My personal advice:
Take time to nurture your marriage in the sight of God. Pray together, go on retreats together, take pilgrimage vacations. Remember that 7 x 70 means a lot of forgiveness. Read to each other. Turn off the radio in the car and talk.

Julie D. said...

just tell me anything you think might be helpful. I want to suck up wisdom. Got any handy? :-)

Ummm, probably not but what Alicia said is good. Although if I am right I don't apologize but I also don't push it. I have learned to shut up after making my point once or twice. And that is HARD!

My main advice (hard earned this past year especially, which is our 21st of marriage) is to not let daily life get in the way of some "together time" with your spouse. If you can do some little thing each week (even if it is as little as taking out the trash for the person who usually does it) to show you are thinking of them, well, it goes a long, long way. As you don't have small kids that will be easier but it still can be so difficult. A weekly date, a little gesture, a time when you have stayed calm while they are allowed to rant about the thing that you have heard them rant about 57 times before ... to us at this point in our marriage, these are the visible signs of love.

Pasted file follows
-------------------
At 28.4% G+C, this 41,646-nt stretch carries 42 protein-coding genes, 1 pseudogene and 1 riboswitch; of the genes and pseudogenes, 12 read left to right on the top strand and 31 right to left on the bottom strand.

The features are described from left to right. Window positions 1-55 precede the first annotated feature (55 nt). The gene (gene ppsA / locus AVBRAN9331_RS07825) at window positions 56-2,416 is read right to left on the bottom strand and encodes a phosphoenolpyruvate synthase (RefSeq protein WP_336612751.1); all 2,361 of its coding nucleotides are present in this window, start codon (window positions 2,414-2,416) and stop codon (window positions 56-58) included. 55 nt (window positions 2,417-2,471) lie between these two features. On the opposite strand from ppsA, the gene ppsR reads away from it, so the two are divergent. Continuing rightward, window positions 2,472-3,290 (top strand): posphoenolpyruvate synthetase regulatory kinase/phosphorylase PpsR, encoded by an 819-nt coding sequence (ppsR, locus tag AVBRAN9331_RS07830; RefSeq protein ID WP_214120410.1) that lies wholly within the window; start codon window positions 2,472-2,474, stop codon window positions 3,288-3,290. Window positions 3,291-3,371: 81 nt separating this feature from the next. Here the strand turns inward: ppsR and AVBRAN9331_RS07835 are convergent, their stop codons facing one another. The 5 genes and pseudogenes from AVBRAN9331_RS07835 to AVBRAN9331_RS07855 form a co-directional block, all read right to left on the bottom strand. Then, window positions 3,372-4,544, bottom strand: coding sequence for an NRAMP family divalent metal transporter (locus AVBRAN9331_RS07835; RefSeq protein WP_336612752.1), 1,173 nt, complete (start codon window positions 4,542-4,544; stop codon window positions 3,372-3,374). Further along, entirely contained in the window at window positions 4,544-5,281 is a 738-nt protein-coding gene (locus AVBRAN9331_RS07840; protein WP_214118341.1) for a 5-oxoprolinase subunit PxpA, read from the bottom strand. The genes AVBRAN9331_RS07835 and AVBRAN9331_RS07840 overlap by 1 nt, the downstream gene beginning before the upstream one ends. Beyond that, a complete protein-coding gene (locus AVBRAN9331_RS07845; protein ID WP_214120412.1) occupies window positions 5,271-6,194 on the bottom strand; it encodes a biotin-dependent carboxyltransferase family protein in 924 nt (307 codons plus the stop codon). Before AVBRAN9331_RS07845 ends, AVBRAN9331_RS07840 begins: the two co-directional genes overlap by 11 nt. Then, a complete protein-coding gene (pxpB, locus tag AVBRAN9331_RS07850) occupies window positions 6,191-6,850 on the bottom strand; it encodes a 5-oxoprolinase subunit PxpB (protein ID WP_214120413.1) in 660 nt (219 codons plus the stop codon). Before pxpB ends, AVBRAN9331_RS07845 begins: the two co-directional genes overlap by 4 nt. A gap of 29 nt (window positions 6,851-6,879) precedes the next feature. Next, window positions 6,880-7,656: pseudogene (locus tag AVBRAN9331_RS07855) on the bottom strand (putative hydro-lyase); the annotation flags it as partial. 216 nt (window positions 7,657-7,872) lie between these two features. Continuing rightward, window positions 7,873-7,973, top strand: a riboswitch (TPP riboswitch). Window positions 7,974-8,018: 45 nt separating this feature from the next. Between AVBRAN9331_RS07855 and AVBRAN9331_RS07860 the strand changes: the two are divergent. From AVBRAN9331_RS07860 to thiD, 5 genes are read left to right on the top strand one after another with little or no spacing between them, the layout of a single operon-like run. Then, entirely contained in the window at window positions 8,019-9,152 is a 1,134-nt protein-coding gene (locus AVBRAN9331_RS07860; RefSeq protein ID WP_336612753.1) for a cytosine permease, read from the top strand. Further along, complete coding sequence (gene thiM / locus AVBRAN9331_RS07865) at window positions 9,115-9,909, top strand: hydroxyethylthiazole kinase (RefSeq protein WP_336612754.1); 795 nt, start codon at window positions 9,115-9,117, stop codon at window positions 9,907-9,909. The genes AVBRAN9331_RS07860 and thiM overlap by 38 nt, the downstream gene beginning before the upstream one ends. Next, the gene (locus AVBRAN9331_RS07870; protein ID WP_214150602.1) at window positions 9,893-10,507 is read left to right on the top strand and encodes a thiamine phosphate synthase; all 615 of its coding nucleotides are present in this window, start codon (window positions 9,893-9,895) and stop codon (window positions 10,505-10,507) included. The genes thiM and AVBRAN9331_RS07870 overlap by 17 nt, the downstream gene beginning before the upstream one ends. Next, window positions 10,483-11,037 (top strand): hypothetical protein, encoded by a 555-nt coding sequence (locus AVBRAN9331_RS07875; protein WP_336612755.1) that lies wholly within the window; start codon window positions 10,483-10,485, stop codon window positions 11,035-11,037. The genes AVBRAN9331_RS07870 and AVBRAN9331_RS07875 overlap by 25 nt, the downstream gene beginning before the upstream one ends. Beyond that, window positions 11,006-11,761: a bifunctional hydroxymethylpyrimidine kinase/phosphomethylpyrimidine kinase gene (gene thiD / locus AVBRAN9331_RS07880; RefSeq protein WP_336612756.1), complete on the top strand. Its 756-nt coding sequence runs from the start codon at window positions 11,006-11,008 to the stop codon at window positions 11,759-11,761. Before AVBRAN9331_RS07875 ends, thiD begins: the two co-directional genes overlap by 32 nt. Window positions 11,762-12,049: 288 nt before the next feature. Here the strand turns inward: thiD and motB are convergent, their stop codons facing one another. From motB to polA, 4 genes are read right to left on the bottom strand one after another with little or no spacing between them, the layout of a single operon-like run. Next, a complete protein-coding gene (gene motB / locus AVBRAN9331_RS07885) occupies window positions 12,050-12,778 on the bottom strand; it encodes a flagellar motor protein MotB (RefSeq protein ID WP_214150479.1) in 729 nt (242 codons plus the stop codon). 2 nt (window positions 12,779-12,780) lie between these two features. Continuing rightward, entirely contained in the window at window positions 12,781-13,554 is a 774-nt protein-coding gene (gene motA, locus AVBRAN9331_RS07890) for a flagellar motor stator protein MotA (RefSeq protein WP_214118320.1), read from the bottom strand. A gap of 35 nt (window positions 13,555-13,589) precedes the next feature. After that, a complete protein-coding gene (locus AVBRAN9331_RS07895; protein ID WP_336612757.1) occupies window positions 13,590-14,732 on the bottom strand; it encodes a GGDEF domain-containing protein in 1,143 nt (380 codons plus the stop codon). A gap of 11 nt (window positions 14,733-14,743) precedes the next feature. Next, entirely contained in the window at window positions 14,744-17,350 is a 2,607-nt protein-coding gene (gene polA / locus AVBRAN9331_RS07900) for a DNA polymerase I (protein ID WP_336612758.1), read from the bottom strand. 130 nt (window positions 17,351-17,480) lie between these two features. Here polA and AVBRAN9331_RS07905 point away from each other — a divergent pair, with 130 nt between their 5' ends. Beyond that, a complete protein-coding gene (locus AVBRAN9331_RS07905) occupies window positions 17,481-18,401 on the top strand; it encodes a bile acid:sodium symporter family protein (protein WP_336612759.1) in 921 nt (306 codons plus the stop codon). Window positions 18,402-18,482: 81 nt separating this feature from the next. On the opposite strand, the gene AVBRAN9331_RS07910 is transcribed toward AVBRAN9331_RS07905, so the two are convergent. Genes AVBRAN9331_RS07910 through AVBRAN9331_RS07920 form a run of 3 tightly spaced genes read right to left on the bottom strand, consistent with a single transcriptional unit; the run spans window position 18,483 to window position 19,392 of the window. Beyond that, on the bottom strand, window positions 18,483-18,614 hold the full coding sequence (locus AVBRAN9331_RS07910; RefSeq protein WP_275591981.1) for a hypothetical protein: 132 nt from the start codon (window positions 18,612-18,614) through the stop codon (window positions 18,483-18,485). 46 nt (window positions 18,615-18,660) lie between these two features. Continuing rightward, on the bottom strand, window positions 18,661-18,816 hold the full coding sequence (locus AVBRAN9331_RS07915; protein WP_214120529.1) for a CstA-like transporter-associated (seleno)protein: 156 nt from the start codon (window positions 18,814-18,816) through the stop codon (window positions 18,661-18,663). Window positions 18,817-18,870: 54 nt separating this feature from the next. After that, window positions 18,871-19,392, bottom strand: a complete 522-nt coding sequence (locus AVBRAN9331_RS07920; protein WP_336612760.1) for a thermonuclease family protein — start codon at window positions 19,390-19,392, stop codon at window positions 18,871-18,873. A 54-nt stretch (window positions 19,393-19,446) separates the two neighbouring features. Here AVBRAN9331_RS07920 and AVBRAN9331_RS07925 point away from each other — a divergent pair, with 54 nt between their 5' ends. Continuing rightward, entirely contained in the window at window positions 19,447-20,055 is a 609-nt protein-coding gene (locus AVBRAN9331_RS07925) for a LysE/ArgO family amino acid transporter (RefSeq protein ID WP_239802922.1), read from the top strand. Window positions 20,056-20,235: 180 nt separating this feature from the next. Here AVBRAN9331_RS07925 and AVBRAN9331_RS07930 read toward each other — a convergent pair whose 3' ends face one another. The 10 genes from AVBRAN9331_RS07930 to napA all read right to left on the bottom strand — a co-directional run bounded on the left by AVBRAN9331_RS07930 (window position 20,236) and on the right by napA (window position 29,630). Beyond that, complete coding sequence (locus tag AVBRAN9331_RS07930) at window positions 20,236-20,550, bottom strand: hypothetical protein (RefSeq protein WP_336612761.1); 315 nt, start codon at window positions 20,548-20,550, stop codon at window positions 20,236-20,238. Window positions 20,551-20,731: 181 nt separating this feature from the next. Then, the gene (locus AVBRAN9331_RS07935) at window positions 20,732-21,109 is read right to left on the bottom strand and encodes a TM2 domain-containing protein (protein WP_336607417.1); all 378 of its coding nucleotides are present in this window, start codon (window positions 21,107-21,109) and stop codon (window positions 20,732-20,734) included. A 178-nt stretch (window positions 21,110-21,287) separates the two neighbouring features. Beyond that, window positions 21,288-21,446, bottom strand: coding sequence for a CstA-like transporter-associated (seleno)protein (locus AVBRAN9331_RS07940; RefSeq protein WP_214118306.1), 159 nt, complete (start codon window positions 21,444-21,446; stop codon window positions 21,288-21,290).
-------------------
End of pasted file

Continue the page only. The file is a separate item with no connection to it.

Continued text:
Kate said...

Here's a bit of advice that we appreciated. Apparently, studies show that relationships that have an equal amount of positive and negative interactions eventually disintegrate. 5 times as many positives as negatives will put you in a stable holding pattern. But increase that to 10 or 20 times as much positive as negative - and those relationships soar!

It's a nice concrete number to bring big picture people down to earth and give details people something to count. ;-)

Anyway...it helps. A solid foundation of building up my husband through word and deed gives him the security to listen on those odd occasions I need to tell him something unpleasant, and helps him forgive me on those occasions when I am unpleasant. And I know that it does me good to hear positive things from him, or be surprised by a hug from behind (or not surprised...we are still basically newlyweds after all ;-)) or any of the other million ways Liam lets me know how much he loves me.

I'm looking forward to hearing about the TotB marriage prep you're doing. We loved our FOCCUS/mentor couple prep from the parish, and I have studied the Theology of the Body, so its not new to me, but I imagine it would have even more meaning for the two of you. I know that a lot of what I studied makes much more concrete sense now that I am married than it did in my innocent maidenly days. ;-)